Storing Hydrogen Using (Ti,V)-Based Bcc Materials

Tuesday, November 9, 2010: 10:34 AM
Alta Room (Marriott Downtown)
Michel Latroche, Blaise Massicot and Jean-Marc Joubert, ICMPE UMR7182 CNRS, Thiais, France

Light vanadium-based alloys crystallizing in the body centered cubic (bcc) structure are promising materials for hydrogen storage. Adding titanium to vanadium improves the kinetics of the hydrogen absorption whereas addition of 3d metals such as iron enhances the reversible absorption capacity [1] and the activation process. The aim of this study is to highlight the influence of alloy composition on the hydrogenation properties (absorption pressure and capacity) of the bcc phase. The isothermal sections at 1000 C and 1200 C of the TiVFe system have been experimentally studied to get a better understanding of the bcc-region boundaries and equilibrium phases. For iron contents below 15 at.%, the isotherm at 1000 C shows that the bcc phase is the only stable one. Moreover, our results indicate that the ternary extension of the TiFe2 phase with the C14 structure reaches the composition Ti33V33Fe33 [2]. The pressure-composition absorption isotherms of several bcc-alloys of the TiVFe system have been measured at various temperatures. For a constant Ti/V ratio, addition of iron increases the plateau pressure, as well as addition of vanadium for a given Ti/Fe ratio. The dependence of the capacity on the alloy composition will also be discussed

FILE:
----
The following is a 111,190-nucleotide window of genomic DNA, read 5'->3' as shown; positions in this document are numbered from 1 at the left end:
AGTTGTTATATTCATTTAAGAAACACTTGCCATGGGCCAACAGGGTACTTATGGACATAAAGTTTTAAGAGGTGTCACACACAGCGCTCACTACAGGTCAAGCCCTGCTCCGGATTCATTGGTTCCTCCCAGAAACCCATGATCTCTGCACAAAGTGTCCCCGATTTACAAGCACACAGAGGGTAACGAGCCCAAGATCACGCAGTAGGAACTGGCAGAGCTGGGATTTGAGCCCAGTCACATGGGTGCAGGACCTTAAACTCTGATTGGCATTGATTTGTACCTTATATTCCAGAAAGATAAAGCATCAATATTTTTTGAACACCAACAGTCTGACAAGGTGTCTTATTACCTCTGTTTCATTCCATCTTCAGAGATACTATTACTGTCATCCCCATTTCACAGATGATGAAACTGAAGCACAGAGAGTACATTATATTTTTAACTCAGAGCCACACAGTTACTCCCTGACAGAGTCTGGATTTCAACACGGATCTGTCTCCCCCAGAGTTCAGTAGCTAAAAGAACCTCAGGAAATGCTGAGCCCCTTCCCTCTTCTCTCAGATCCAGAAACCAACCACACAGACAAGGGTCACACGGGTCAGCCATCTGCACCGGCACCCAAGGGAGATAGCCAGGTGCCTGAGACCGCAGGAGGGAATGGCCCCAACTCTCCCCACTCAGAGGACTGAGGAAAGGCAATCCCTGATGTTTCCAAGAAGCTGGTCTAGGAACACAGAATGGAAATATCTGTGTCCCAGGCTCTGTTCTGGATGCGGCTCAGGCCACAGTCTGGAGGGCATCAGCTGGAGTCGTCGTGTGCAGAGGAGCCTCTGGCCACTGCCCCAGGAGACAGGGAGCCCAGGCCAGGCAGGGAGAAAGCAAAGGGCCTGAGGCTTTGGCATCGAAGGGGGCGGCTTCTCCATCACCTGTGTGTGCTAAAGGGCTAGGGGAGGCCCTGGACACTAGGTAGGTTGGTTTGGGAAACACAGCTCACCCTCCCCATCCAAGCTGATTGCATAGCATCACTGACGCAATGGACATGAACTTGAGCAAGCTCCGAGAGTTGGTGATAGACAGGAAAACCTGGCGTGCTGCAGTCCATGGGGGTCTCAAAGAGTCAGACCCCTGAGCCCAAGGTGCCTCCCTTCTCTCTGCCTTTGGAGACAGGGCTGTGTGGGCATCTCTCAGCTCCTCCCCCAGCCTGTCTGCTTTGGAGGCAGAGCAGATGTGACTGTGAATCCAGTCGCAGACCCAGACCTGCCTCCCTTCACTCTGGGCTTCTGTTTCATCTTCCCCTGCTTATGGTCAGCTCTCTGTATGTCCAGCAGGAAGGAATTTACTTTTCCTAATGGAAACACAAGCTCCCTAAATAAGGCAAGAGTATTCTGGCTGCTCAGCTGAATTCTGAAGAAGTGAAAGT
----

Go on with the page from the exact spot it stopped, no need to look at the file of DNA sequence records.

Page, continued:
[1] S. Challet, M. Latroche, and F. Heurtaux, J. Alloys Compd., 439, 294, 2007. [2] B. Massicot, J.-M. Joubert and M. Latroche, Int. J. Mater. Res., submitted (2010).


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